I went and visited a website of someone I knew in our grief group back in Chicago today. The reason I visited it was because on the old blogger site I had started this one on (which is technically still up and running, don’t ask me why, it does redirect people to here however 🙂 ) I have this woman’s website listed under Blogs of Importance. Under the listing, it shows a title of the most recent blog post. This one was labeled, “Letting go.” I thought that meant she was letting go of her website. It has been about ten months since her last blog post so I wanted to go check it out.
Well, it wasn’t what I expected. She was talking about letting go of her beloved little girl almost seven years ago at the time. She went and visited her daughter’s website that day and the tears just came strolling down her face. I know exactly how she feels. It had been almost seven years since she lost her precious little Olivia and yet the pain is just as deep and she misses her little one so very much.
She is so right, the pain will always be there. Yes, it is no longer the acute pain I once felt, especially compared the night she died and those first few dreadful weeks and then months, but it still remains. I still cry and sometimes I will cry out of the blue for what seems like no reason other than I just plain flat miss that little smiling angel that use to run around flapping her hands for takeoff.
Yet, here I sit today knowing she is in a better place. I am thankful that God loves everyone so much and understands that not everyone will be able to accept Jesus Christ as their personal savior. She is sitting in heaven right now dancing around the same way she did down here but now she doesn’t have autism. She is in her perfect form and experiencing what so many of us will experience when we too go to be with the Lord at our own designated time.
I’ve talked about this before but here is what I wrote to her in a comment: “I hate saying the word anniversary because, for me, that word reminds me of happy things. And you well understand, the loss of a child is anything but. I always call it “the mark.” Mari’s four-year mark will be on July 16. It’s hard to believe it’s already been that long when it feels like just yesterday.”
Visiting my friend’s website brought home so many of the same feelings I have. Going to visit my daughter’s grave site is something I do every six months, once on her birthday and once on “the mark.” This year will, unfortunately, or at least it is looking that way, be different. Due to the pain I am now suffering, I probably will not be able to make the five to six-hour drive to Chicago so I can go visit her grave on July 16. This is heart breaking for me. I used to go and visit every month while in Chicago. Now because we live in Kentucky, I can only do it twice a year.
Yet this year will be different. I will be here, several hours away unable to visit her grave. I know she is technically no longer in that body but her earthly body still lies in that ground. It is as close as I am ever going to get to her while still on this earth.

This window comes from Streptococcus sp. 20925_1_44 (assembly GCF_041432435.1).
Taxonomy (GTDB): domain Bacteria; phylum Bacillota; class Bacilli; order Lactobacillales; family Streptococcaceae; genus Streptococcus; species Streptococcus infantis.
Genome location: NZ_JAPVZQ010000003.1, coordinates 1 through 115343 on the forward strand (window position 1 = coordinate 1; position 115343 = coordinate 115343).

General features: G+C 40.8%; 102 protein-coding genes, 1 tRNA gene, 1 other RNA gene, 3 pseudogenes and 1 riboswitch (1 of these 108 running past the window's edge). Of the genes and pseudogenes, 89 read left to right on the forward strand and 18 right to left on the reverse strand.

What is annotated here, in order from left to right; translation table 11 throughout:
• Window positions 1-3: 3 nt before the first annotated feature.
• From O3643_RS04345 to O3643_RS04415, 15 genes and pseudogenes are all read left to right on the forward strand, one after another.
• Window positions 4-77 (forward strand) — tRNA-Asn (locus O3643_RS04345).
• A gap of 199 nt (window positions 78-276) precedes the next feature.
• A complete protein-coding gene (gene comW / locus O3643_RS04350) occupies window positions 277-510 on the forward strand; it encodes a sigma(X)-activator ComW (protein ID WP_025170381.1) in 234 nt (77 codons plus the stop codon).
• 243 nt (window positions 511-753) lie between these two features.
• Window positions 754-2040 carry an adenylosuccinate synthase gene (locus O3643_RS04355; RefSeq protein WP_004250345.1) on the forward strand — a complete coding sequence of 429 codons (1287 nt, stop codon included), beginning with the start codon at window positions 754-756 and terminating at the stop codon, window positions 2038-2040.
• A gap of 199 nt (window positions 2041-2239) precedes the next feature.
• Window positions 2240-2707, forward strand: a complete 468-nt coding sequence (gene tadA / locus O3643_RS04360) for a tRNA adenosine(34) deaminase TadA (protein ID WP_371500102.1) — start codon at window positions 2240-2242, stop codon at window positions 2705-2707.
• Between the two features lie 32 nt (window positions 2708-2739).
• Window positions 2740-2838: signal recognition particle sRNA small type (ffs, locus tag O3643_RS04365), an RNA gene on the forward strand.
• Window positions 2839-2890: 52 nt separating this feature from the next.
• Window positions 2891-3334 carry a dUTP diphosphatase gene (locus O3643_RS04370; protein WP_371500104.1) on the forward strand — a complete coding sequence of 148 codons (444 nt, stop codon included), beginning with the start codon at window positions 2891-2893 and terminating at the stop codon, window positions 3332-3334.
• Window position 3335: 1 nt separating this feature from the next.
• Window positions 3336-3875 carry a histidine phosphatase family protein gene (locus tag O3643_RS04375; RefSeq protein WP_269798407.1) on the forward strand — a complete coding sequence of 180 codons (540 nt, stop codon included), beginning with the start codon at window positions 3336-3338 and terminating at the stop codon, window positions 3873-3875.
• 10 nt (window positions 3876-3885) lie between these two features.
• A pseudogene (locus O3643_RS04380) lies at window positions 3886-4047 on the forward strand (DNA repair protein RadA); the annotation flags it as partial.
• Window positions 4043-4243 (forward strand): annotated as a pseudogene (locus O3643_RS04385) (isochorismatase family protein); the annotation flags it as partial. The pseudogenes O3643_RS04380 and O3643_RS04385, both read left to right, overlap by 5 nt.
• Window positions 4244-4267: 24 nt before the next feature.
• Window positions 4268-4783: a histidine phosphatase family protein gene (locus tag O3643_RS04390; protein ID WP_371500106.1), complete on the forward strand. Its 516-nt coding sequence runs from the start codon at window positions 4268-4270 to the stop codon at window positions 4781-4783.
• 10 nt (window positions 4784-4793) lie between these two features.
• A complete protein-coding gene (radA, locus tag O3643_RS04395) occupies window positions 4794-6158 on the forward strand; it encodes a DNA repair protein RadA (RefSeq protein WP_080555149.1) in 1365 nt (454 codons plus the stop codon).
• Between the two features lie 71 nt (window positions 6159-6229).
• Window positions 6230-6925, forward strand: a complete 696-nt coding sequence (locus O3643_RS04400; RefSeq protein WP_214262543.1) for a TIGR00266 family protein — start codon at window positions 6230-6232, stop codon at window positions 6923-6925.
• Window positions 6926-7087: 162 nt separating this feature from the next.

Every time we leave her gravesite, I give her headstone a kiss. This may seem weird to some but I do it every single time without fail. I no longer get to give my little girl kisses. I miss that. I still remember holding her that last night and kissing her on the forehead telling her that it is okay to go. Mommy and Daddy will miss her but we will be okay. And we are but boy has she left an aching hole in hearts that will never be filled here on this earth.
The loss of a child truly changes you. For some, it becomes unbearable to the point they actually take their lives. They are so heartbroken the despair gripes their heart to the point they feel they can no longer take the pain, and thus, take their own life.
I can understand their loneliness and despair but I knew I had to continue living as I would not honor my daughter in any way by taking my life before God intended me to leave for heaven. He has a plan for my life. Taking my life would be selfish on my part as I would only be relieving the pain that eventually did become less. It was for only a time that the pain was at its worst, that it felt so acute.
However, for me, the changes it has made have been something I never expected. I have found a joy out of this tragedy. Think about that for a second. Finding joy in the loss of a child, I mean, I even have a hard time wrapping my brain around this. But yet, it has happened. I am able to do what I am doing right now. I am able to write. I can share with all of you my thoughts and feelings. I am able to touch people’s lives. That amazes me, sometimes, in how God has worked His magic (miracle) to give me this awesome gift. I am ever thankful for this.
I could not have imaged getting through the loss of Mari without writing. It became an outlet for me to put all my grief and pain into. It helped me in ways I never could have imagined. And at the same time, I then touched other people lives by a few words on a screen or page. I mean, how awesome is that to know you can make a difference in just one person’s life by what you have written.
I may cry while I write as I touch that ever vulnerable nerve but that is a good release for me. It is healthy.
Thank you Mari for being the little angel you were on this earth. You are so very missed. The void you left behind in so many people’s lives will never be truly filled but you have touched those same people’s lives and have forever changed them in a positive way. Thank you for being who you were, my precious little gift from God.
I love you baby girl and Mommy misses you so much.